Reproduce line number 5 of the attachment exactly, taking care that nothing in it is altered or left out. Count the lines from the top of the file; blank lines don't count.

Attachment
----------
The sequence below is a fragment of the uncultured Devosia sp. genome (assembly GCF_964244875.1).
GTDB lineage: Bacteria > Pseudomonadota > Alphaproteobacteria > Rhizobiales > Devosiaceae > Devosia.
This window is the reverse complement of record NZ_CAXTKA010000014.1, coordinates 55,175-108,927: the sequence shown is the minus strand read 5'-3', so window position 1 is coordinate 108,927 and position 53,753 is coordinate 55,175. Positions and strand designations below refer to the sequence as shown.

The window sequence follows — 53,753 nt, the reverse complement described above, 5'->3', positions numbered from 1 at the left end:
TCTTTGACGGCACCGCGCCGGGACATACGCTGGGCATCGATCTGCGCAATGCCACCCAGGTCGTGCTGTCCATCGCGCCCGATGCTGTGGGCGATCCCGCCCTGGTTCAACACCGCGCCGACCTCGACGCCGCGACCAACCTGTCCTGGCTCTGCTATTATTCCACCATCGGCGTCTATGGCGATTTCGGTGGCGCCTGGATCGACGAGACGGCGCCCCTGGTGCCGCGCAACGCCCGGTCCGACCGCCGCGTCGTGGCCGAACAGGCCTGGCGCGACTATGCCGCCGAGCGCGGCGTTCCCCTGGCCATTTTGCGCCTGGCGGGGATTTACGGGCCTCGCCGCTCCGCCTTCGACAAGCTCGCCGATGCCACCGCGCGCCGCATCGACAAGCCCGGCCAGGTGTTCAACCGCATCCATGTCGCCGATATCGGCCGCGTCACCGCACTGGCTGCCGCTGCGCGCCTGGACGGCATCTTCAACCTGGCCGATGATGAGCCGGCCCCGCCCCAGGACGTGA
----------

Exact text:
TCTTTGACGGCACCGCGCCGGGACATACGCTGGGCATCGATCTGCGCAATGCCACCCAGGTCGTGCTGTCCATCGCGCCCGATGCTGTGGGCGATCCCGCCCTGGTTCAACACCGCGCCGACCTCGACGCCGCGACCAACCTGTCCTGGCTCTGCTATTATTCCACCATCGGCGTCTATGGCGATTTCGGTGGCGCCTGGATCGACGAGACGGCGCCCCTGGTGCCGCGCAACGCCCGGTCCGACCGCCGCGTCGTGGCCGAACAGGCCTGGCGCGACTATGCCGCCGAGCGCGGCGTTCCCCTGGCCATTTTGCGCCTGGCGGGGATTTACGGGCCTCGCCGCTCCGCCTTCGACAAGCTCGCCGATGCCACCGCGCGCCGCATCGACAAGCCCGGCCAGGTGTTCAACCGCATCCATGTCGCCGATATCGGCCGCGTCACCGCACTGGCTGCCGCTGCGCGCCTGGACGGCATCTTCAACCTGGCCGATGATGAGCCGGCCCCGCCCCAGGACGTGA